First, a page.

Create your own persistence and resilience

  • Published
  • By Lt. Col. Elijio J. Venegas Jr.
  • 71st Medical Support Squadron
My wife tells me all the time that "everything happens for a reason." It is one of her resiliency statements.

When I look back at my life and analyze it, everything did fall in place as it was intended to.

It took me twelve years to go from airman, to NCO, to officer -- to go from 21 college credit hours to a Master's degree. I was persistent.

During this journey, I had four permanent changes of station, one of which was an unaccompanied tour to the "Land of the morning calm," Osan Air Base, South Korea.

In addition I completed four deployments, starting with Operation Desert Storm.

Little did I know that it was the beginning of a long journey of deployments, temporary duty assignments and yet another unaccompanied tour as a commissioned officer.

My persistence to succeed in the Air Force led to resiliency.

Resiliency as Airmen know it today wasn't born yet, but my wife and I pioneered our personnel version.

We are a military family with five children, 12 deployments, too many temporary duty assignments and now nine permanent changes of station.

Merriam-Webster defines persistence as, "the quality that allows someone to continue doing something or trying to do something even though it is difficult or opposed by other people."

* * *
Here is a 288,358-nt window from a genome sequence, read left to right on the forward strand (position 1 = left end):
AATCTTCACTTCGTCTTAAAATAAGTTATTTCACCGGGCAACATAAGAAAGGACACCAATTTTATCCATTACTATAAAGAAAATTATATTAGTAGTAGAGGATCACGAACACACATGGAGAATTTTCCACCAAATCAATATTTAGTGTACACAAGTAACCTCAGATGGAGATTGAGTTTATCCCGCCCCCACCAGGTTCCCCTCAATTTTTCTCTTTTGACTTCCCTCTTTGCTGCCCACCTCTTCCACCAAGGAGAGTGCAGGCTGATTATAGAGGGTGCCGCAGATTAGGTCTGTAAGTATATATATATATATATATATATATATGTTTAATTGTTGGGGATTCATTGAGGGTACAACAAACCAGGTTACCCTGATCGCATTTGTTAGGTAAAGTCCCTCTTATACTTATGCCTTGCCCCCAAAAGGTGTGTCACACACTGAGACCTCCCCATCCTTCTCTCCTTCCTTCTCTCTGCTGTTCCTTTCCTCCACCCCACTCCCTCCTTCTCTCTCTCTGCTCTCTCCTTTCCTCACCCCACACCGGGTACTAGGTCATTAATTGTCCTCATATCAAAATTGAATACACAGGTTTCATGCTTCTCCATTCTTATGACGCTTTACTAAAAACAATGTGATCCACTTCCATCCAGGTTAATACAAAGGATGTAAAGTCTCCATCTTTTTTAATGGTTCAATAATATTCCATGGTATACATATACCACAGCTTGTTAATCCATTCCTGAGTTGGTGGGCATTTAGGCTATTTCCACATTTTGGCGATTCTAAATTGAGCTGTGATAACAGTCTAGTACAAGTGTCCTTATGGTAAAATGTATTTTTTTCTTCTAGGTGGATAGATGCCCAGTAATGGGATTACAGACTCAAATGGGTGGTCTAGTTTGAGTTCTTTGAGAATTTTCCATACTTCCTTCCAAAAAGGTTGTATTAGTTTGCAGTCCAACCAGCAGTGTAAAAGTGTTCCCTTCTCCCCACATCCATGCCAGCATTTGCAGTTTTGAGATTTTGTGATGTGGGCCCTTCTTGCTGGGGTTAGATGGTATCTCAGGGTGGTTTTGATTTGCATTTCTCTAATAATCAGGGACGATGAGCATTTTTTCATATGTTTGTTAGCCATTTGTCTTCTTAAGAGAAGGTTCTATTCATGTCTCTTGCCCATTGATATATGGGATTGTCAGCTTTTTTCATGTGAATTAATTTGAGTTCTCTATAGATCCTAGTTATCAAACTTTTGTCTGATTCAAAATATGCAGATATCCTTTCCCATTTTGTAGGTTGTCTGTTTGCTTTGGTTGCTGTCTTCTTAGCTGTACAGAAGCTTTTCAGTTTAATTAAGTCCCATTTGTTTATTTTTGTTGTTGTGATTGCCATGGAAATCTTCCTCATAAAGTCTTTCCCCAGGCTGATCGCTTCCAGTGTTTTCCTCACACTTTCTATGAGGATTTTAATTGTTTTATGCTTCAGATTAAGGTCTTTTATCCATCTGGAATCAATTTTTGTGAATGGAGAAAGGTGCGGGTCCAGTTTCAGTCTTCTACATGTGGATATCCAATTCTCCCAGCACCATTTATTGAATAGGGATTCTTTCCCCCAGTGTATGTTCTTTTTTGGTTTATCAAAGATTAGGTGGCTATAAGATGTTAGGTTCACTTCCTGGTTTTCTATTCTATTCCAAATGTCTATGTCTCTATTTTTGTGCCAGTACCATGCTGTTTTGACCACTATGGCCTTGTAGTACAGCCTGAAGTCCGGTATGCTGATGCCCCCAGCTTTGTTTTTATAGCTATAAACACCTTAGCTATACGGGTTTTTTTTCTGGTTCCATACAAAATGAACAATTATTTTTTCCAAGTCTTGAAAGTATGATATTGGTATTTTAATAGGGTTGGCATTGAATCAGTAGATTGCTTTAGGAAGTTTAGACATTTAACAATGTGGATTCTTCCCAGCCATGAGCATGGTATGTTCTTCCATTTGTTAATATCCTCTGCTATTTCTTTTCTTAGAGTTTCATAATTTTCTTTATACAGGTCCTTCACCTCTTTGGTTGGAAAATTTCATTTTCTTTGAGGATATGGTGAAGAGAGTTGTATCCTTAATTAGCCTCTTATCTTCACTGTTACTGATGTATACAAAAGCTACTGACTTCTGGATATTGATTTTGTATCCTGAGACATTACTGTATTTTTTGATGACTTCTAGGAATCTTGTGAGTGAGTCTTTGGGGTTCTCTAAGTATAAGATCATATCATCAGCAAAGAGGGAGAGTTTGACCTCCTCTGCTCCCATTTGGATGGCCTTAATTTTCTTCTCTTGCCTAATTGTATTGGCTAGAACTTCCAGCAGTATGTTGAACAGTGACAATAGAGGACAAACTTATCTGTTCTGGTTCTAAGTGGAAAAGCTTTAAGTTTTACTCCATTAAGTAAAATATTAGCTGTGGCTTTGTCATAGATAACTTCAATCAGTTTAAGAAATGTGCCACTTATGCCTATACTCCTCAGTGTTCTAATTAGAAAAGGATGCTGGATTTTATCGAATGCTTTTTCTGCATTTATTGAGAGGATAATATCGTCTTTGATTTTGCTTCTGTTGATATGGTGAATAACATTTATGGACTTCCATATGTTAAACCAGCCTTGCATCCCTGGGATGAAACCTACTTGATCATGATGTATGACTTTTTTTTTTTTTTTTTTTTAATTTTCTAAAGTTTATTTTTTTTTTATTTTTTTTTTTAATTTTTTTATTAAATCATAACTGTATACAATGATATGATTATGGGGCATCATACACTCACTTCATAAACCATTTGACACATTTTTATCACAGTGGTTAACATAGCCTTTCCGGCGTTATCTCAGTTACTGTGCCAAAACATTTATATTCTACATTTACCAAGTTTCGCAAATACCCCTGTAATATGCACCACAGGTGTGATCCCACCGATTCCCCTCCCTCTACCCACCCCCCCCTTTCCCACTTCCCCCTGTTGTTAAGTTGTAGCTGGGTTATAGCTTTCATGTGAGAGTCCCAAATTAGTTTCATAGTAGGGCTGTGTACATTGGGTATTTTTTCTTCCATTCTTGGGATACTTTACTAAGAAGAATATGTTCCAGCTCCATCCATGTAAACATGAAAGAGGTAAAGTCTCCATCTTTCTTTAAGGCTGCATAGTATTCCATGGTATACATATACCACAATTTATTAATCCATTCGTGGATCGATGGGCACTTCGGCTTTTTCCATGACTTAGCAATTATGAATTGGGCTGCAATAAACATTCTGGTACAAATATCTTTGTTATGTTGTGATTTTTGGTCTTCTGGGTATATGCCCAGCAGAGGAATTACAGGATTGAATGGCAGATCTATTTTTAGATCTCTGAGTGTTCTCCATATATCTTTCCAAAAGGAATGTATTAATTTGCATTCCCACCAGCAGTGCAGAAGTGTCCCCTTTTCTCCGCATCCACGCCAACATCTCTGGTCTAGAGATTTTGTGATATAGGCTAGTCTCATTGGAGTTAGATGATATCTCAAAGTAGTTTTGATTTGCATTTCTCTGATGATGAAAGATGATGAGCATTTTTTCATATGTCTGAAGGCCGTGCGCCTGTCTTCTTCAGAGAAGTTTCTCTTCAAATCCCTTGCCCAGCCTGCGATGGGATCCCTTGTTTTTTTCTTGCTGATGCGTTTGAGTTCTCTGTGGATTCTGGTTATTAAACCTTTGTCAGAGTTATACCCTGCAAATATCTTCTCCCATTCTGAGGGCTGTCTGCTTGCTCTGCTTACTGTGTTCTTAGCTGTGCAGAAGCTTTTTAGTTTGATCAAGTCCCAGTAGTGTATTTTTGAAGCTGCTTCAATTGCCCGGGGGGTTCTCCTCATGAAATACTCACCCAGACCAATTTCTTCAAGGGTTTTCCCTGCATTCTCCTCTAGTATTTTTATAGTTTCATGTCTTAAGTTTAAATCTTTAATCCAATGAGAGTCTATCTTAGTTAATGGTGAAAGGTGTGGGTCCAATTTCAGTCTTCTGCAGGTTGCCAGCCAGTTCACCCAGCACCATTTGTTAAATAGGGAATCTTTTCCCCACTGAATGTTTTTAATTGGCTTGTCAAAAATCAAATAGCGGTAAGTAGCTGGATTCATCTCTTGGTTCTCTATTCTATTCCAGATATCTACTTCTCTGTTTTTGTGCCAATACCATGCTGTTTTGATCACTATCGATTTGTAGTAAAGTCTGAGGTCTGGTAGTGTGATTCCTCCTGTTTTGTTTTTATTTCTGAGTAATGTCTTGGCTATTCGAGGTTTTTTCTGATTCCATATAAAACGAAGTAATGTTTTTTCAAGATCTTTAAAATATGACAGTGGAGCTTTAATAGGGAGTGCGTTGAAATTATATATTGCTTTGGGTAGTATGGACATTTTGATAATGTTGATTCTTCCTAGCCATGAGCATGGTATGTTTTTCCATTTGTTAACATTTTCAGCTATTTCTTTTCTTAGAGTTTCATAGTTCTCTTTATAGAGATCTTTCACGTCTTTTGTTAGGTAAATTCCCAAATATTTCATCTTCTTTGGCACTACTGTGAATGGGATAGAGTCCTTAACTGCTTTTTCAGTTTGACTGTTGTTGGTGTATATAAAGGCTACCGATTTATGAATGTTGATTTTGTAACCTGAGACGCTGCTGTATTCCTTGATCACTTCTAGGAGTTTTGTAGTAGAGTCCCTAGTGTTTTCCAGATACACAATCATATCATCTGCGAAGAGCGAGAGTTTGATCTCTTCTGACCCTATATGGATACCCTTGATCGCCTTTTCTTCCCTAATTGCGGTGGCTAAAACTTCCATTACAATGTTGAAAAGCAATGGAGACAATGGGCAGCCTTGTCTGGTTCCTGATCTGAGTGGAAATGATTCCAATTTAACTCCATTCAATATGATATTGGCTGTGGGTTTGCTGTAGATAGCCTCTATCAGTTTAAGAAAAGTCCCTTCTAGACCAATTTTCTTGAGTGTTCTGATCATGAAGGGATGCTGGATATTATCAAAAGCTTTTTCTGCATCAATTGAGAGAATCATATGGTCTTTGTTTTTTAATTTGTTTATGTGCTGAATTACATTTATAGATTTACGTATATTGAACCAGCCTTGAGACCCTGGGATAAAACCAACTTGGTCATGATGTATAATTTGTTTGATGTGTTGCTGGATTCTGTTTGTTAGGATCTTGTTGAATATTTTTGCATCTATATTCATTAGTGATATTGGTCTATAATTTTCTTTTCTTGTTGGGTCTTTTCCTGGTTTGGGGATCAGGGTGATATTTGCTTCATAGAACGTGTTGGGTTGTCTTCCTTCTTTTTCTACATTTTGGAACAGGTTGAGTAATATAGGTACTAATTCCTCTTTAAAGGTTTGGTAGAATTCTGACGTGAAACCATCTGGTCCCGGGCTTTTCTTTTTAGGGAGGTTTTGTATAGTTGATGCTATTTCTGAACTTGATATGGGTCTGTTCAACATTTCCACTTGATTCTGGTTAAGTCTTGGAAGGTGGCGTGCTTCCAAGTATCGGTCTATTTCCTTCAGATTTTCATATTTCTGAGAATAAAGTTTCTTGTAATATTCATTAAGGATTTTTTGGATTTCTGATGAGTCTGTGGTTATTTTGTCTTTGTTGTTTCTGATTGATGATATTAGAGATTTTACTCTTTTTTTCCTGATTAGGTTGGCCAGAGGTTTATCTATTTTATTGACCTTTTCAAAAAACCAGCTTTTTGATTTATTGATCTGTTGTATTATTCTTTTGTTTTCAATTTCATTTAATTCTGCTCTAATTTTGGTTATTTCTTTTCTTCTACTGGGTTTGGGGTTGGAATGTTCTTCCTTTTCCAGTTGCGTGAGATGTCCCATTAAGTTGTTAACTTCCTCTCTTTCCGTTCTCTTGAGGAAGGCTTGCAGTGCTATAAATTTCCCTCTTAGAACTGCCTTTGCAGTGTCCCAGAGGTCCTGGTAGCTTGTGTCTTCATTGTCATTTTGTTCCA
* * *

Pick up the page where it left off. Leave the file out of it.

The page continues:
Resilience is defined as, "the ability to become strong, healthy, or successful again after something bad happens -- the ability of something to return to its original shape after it has been pulled, stretched, pressed or bent."

I'll offer one other definition of resiliency from the RAND Corporation's review of programs across the Department of Defense, "the ability to withstand, recover, and/or grow in the face of stressors and changing demands."

Let us take a look the concept of persistence.

As Airmen at every level, we are persistent in managing resources, improving the unit, leading people, and finally executing the mission.

In our family lives, we build new relationships and seek a diversified social life.

All of this sets the conditions for applying resiliency concepts.

Resilience spans the spectrum of physical, mental, social and spiritual pillars.

At any given time you are challenged to adopt and sustain healthy behaviors, cope with mental stressors, engage in healthy social networks and strengthen a set of beliefs or values to improve your individual sense of well-being.

Everything happens for a reason, no matter where you are assigned or what job you are doing. Find your purpose, be persistent and practice resiliency.